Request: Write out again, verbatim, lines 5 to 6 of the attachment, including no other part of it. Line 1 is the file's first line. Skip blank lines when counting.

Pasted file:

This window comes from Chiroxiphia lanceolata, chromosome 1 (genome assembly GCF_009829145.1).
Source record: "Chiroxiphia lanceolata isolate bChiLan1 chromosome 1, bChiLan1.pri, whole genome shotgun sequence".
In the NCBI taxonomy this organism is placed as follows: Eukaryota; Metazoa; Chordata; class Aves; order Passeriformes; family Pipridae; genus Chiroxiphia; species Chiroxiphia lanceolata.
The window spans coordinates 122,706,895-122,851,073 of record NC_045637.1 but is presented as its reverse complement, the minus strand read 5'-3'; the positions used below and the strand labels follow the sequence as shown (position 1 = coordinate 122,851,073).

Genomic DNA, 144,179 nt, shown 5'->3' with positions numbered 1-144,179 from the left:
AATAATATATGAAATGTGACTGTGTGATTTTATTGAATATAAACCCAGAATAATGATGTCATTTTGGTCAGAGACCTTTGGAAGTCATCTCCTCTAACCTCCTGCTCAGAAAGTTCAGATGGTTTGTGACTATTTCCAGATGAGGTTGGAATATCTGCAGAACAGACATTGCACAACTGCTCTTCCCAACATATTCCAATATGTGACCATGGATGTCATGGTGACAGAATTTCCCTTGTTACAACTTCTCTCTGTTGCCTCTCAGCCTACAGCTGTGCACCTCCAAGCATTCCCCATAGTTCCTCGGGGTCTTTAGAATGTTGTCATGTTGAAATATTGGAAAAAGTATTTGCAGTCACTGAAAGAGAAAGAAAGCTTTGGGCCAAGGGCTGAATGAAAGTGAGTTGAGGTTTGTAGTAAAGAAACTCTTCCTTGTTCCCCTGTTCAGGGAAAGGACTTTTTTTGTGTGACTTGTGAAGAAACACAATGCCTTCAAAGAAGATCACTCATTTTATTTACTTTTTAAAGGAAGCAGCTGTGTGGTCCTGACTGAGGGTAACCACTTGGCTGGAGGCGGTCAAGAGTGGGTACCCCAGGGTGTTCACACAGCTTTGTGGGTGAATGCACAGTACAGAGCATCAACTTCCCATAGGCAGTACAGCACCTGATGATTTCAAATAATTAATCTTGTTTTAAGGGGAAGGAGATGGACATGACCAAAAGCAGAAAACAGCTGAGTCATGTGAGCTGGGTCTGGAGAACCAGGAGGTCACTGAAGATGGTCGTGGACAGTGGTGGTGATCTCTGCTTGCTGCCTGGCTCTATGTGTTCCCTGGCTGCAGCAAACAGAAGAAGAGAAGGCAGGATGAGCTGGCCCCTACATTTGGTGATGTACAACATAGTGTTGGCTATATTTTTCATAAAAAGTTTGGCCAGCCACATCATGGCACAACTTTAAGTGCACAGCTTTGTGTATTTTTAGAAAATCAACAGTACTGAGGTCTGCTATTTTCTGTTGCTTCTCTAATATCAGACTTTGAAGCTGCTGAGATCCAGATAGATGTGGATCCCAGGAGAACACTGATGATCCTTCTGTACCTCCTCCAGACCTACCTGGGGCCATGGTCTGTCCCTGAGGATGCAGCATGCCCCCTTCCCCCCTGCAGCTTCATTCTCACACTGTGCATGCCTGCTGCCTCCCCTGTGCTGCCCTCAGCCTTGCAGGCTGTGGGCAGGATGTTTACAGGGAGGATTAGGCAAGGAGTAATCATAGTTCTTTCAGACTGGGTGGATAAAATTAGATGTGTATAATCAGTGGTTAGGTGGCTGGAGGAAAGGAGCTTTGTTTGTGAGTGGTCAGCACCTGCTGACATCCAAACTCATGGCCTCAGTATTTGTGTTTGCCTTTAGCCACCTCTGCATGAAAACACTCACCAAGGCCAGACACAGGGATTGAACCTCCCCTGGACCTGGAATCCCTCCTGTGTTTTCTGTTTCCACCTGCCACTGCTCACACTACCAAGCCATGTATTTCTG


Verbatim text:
Genomic DNA, 144,179 nt, shown 5'->3' with positions numbered 1-144,179 from the left:
AATAATATATGAAATGTGACTGTGTGATTTTATTGAATATAAACCCAGAATAATGATGTCATTTTGGTCAGAGACCTTTGGAAGTCATCTCCTCTAACCTCCTGCTCAGAAAGTTCAGATGGTTTGTGACTATTTCCAGATGAGGTTGGAATATCTGCAGAACAGACATTGCACAACTGCTCTTCCCAACATATTCCAATATGTGACCATGGATGTCATGGTGACAGAATTTCCCTTGTTACAACTTCTCTCTGTTGCCTCTCAGCCTACAGCTGTGCACCTCCAAGCATTCCCCATAGTTCCTCGGGGTCTTTAGAATGTTGTCATGTTGAAATATTGGAAAAAGTATTTGCAGTCACTGAAAGAGAAAGAAAGCTTTGGGCCAAGGGCTGAATGAAAGTGAGTTGAGGTTTGTAGTAAAGAAACTCTTCCTTGTTCCCCTGTTCAGGGAAAGGACTTTTTTTGTGTGACTTGTGAAGAAACACAATGCCTTCAAAGAAGATCACTCATTTTATTTACTTTTTAAAGGAAGCAGCTGTGTGGTCCTGACTGAGGGTAACCACTTGGCTGGAGGCGGTCAAGAGTGGGTACCCCAGGGTGTTCACACAGCTTTGTGGGTGAATGCACAGTACAGAGCATCAACTTCCCATAGGCAGTACAGCACCTGATGATTTCAAATAATTAATCTTGTTTTAAGGGGAAGGAGATGGACATGACCAAAAGCAGAAAACAGCTGAGTCATGTGAGCTGGGTCTGGAGAACCAGGAGGTCACTGAAGATGGTCGTGGACAGTGGTGGTGATCTCTGCTTGCTGCCTGGCTCTATGTGTTCCCTGGCTGCAGCAAACAGAAGAAGAGAAGGCAGGATGAGCTGGCCCCTACATTTGGTGATGTACAACATAGTGTTGGCTATATTTTTCATAAAAAGTTTGGCCAGCCACATCATGGCACAACTTTAAGTGCACAGCTTTGTGTATTTTTAGAAAATCAACAGTACTGAGGTCTGCTATTTTCTGTTGCTTCTCTAATATCAGACTTTGAAGCTGCTGAGATCCAGATAGATGTGGATCCCAGGAGAACACTGATGATCCTTCTGTACCTCCTCCAGACCTACCTGGGGCCATGGTCTGTCCCTGAGGATGCAGCATGCCCCCTTCCCCCCTGCAGCTTCATTCTCACACTGTGCATGCCTGCTGCCTCCCCTGTGCTGCCCTCAGCCTTGCAGGCTGTGGGCAGGATGTTTACAGGGAGGATTAGGCAAGGAGTAATCATAGTTCTTTCAGACTGGGTGGATAAAATTAGATGTGTATAATCAGTGGTTAGGTGGCTGGAGGAAAGGAGCTTTGTTTGTGAGTGGTCAGCACCTGCTGACATCCAAACTCATGGCCTCAGTATTTGTGTTTGCCTTTAGCCACCTCTGCATGAAAACACTCACCAAGGCCAGACACAGGGATTGAACCTCCCCTGGACCTGGAATCCCTCCTGTGTTTTCTGTTTCCACCTGCCACTGCTCACACTACCAAGCCATGTATTTCTG